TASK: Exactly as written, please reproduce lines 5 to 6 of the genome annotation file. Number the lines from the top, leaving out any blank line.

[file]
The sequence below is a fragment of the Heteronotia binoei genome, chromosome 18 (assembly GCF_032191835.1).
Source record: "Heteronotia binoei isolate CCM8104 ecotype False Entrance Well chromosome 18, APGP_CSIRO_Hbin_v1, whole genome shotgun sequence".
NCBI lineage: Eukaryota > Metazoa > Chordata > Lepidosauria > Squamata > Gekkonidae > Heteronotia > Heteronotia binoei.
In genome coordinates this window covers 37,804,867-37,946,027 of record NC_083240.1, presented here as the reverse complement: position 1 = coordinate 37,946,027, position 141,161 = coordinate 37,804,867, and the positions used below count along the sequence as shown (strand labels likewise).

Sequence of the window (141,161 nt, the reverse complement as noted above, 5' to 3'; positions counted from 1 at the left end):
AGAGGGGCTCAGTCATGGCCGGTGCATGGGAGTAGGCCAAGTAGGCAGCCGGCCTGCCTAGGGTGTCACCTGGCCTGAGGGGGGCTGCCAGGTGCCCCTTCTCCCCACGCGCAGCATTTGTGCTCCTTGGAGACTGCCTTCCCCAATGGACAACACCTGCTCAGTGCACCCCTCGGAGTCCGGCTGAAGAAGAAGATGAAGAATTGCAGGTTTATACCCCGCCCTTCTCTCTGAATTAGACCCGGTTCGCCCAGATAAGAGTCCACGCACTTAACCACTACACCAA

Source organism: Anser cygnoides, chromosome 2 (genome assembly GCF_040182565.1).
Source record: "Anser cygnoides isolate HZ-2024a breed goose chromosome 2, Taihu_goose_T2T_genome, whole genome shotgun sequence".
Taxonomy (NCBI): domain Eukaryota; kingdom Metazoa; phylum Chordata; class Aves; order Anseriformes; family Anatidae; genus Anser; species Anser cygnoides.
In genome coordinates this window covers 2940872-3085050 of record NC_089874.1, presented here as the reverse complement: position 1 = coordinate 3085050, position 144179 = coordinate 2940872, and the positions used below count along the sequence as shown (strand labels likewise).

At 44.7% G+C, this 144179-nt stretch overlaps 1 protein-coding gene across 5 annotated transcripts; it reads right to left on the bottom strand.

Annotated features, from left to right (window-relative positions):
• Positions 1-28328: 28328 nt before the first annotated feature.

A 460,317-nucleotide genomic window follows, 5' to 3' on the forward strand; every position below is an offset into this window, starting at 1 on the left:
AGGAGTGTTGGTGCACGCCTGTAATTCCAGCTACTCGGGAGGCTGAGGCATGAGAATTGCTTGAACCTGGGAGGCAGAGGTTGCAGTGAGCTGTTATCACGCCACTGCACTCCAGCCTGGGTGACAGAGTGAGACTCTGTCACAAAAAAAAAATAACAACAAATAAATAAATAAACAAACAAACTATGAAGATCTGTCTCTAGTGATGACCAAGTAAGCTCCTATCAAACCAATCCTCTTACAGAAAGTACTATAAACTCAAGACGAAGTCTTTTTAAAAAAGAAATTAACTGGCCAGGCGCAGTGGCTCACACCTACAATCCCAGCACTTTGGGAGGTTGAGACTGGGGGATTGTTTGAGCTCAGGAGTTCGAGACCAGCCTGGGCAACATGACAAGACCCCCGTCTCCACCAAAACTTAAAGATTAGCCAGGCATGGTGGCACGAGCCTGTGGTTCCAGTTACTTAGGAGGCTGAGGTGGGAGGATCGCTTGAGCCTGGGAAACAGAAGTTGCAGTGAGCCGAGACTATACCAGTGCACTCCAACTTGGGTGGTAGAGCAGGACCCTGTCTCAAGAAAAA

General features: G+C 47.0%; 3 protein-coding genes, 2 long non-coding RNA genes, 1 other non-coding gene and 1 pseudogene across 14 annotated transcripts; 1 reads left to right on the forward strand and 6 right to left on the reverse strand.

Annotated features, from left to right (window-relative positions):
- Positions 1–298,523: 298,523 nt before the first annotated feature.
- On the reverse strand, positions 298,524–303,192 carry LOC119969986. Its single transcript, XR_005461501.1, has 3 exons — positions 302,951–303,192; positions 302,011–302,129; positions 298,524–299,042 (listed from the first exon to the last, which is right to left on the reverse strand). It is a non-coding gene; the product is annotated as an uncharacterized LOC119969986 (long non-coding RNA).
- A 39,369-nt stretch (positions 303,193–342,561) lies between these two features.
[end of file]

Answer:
Sequence of the window (141,161 nt, the reverse complement as noted above, 5' to 3'; positions counted from 1 at the left end):
AGAGGGGCTCAGTCATGGCCGGTGCATGGGAGTAGGCCAAGTAGGCAGCCGGCCTGCCTAGGGTGTCACCTGGCCTGAGGGGGGCTGCCAGGTGCCCCTTCTCCCCACGCGCAGCATTTGTGCTCCTTGGAGACTGCCTTCCCCAATGGACAACACCTGCTCAGTGCACCCCTCGGAGTCCGGCTGAAGAAGAAGATGAAGAATTGCAGGTTTATACCCCGCCCTTCTCTCTGAATTAGACCCGGTTCGCCCAGATAAGAGTCCACGCACTTAACCACTACACCAA